Writing effective emails

Before you write an email, consider whether email is the most appropriate and effective channel for your message.

Other ways you can convey your message include phone, face-to-face discussion, meeting, E-update, Event Calendar, vUWS announcement etc.

Email is an effective communication channel when:

  • it is essential that your audience receives your message
  • a written record is necessary
  • your message is to multiple recipients
  • communication is primarily one-way
  • your message doesn't require the formality of an official letter.

Structuring your email

Take a news story approach to your email and structure your message so the most important information is at the top.

Include the purpose of the email and the call to action, if there is one, in the first couple of sentences.

Provide more detail in the next few sentences. Consider including a website address or contact details for more information at the end of your email.

Writing your email

  • Keep your email brief (less than 300 words).
  • Include only information your audience wants/needs to know.
  • Structure your email so the most important information is at the top.
  • Ensure the purpose of your email and any actions required are clearly stated.
  • Break content into short paragraphs and/or use bullet points.
  • Use a clear and concise email subject. Don't use exclamation marks, as these can sometimes identify an email as spam.
  • When emailing students, use "[WESTERN]" at the beginning of the email subject to make University emails easily identifiable.
  • Use plain English and avoid University jargon (particularly when your email is to students).
  • Don't use fancy fonts or backgrounds. They can make the email hard to read.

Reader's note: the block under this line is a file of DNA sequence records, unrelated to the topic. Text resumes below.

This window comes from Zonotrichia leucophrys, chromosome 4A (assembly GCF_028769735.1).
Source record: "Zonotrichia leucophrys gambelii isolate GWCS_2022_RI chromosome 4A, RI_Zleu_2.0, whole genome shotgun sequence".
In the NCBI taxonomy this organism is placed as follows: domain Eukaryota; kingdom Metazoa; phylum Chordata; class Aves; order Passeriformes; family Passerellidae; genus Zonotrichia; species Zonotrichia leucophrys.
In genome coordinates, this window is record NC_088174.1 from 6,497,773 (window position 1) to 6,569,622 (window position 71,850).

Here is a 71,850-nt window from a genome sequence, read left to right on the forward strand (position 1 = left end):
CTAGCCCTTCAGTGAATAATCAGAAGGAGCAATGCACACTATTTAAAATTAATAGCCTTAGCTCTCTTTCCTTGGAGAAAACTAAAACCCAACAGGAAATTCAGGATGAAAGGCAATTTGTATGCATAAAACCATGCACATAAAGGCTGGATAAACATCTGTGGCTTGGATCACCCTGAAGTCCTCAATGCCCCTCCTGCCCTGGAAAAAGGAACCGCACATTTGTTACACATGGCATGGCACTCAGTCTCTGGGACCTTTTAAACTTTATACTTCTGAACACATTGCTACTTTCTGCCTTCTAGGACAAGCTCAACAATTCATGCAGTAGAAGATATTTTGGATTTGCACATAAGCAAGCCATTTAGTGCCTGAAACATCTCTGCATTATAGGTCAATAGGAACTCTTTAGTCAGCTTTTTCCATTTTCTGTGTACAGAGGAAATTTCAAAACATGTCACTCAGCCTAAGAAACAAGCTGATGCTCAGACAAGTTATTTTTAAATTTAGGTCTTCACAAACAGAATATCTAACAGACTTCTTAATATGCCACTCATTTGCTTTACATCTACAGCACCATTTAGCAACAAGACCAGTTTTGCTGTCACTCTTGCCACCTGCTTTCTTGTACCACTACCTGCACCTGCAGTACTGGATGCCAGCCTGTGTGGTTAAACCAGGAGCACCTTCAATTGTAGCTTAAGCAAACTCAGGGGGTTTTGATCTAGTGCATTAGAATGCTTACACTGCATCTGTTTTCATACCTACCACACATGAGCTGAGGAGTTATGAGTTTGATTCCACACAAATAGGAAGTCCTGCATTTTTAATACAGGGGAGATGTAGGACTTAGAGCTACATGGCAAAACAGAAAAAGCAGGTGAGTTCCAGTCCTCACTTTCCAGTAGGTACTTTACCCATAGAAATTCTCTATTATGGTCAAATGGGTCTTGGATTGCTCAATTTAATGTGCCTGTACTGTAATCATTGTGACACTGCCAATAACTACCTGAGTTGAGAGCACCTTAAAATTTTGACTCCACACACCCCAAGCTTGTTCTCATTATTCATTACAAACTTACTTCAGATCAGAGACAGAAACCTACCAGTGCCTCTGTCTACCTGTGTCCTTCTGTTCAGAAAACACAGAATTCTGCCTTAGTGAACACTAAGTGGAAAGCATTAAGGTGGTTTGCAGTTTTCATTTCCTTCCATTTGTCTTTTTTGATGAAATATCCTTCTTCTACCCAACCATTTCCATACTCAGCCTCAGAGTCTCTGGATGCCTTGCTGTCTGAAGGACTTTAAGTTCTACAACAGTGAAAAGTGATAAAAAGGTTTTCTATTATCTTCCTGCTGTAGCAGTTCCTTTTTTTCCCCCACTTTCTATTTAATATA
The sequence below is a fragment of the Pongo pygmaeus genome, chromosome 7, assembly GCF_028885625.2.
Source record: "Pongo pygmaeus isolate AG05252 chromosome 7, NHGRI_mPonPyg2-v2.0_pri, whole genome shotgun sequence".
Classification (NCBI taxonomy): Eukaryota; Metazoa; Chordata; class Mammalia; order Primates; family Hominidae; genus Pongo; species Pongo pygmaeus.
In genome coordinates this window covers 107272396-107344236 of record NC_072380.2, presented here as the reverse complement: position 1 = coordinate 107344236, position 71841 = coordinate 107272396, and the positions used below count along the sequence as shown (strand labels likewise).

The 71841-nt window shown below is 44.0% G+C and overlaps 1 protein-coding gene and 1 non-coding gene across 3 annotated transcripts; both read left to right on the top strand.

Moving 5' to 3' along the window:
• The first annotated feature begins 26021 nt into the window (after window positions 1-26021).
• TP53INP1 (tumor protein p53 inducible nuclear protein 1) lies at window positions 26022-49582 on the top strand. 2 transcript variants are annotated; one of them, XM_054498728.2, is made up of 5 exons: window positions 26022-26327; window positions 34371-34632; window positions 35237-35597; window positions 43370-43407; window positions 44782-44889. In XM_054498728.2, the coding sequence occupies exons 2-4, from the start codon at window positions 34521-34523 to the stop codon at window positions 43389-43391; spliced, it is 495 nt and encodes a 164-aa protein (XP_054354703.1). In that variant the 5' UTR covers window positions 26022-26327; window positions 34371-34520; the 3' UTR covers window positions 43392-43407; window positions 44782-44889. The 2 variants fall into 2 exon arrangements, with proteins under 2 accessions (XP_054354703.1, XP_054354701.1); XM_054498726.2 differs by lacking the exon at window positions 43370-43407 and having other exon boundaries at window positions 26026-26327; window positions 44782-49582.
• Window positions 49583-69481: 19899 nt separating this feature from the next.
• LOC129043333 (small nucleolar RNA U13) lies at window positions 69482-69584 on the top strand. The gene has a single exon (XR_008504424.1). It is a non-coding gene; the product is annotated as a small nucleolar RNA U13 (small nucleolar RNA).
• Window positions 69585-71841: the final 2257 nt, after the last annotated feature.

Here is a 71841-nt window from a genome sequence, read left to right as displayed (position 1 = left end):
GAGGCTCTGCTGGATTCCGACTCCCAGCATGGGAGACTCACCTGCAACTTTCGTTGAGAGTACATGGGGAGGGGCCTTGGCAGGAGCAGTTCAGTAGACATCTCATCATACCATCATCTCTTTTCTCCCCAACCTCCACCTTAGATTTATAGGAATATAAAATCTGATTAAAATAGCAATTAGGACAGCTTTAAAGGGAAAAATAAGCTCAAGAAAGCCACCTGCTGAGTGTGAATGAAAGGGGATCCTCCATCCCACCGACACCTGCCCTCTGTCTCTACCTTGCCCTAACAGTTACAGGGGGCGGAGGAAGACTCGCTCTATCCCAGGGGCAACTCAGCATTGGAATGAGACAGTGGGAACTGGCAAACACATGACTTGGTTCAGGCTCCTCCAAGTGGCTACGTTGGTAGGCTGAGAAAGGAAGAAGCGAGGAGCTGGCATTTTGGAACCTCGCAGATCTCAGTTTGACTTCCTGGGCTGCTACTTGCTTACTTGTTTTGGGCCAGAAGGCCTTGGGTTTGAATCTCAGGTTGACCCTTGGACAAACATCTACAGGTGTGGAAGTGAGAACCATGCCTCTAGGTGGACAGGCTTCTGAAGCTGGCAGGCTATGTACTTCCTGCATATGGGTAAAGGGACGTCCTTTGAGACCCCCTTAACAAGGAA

• Include a URL or contact details for more information, if appropriate.
  • Review/proofread your email before sending.

Top 10 points to consider before you send an email

Your voice has been heard.

The Cross Unit Collaboration Working Group offers you tips to improve email communications.
  1. Is emailing the most appropriate way to respond? Can I call or visit instead?
  2. Do I really need to 'Reply to all', 'Cc', 'Bcc' or use the 'High importance' flag? (These should be used sparingly). Are the correct recipients in the address fields?
  3. Does the Subject accurately reflect the content and topic?
  4. Have I included an appropriate greeting ('Dear'), sign off ('Regards') and sender details (name, position and contact details)?
  5. Is my email clear and concise? Is it clear that a response is required? Have I responded to all questions?
  6. What is the tone of the email? Will it be received the way I intended?
  7. Is the email emotionally charged? Could any CAPS, bold, red, underline appear confrontational? Should I save it as a draft and return later?
  8. Is there any inappropriate or confidential content that should be removed? Have the correct documents been attached?
  9. Have I checked for spelling and grammar?
  10. Is the email from a legitimate source? Do not reply to emails requesting your logon or password details or click on links embedded in suspicious emails.